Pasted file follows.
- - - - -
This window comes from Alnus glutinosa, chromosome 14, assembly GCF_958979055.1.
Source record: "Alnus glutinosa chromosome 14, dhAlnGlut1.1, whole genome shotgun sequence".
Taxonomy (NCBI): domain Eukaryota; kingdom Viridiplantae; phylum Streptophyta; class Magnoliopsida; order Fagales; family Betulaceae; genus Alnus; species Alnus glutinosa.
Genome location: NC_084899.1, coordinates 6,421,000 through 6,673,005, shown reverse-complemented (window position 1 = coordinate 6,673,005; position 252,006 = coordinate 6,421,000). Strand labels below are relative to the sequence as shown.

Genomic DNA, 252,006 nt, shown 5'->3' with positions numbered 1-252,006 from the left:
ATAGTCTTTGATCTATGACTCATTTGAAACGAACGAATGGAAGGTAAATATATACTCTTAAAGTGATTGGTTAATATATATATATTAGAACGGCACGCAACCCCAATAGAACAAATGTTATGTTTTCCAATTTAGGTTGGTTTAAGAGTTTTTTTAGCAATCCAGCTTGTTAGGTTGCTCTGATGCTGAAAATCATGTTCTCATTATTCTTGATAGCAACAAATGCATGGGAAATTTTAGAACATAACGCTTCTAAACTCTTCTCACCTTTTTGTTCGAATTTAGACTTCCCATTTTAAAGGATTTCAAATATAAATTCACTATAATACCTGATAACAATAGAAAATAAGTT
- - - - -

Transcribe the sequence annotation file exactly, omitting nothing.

This window comes from Alnus glutinosa, chromosome 14, assembly GCF_958979055.1.
Source record: "Alnus glutinosa chromosome 14, dhAlnGlut1.1, whole genome shotgun sequence".
Taxonomy (NCBI): domain Eukaryota; kingdom Viridiplantae; phylum Streptophyta; class Magnoliopsida; order Fagales; family Betulaceae; genus Alnus; species Alnus glutinosa.
Genome location: NC_084899.1, coordinates 6,421,000 through 6,673,005, shown reverse-complemented (window position 1 = coordinate 6,673,005; position 252,006 = coordinate 6,421,000). Strand labels below are relative to the sequence as shown.

Genomic DNA, 252,006 nt, shown 5'->3' with positions numbered 1-252,006 from the left:
ATAGTCTTTGATCTATGACTCATTTGAAACGAACGAATGGAAGGTAAATATATACTCTTAAAGTGATTGGTTAATATATATATATTAGAACGGCACGCAACCCCAATAGAACAAATGTTATGTTTTCCAATTTAGGTTGGTTTAAGAGTTTTTTTAGCAATCCAGCTTGTTAGGTTGCTCTGATGCTGAAAATCATGTTCTCATTATTCTTGATAGCAACAAATGCATGGGAAATTTTAGAACATAACGCTTCTAAACTCTTCTCACCTTTTTGTTCGAATTTAGACTTCCCATTTTAAAGGATTTCAAATATAAATTCACTATAATACCTGATAACAATAGAAAATAAGTT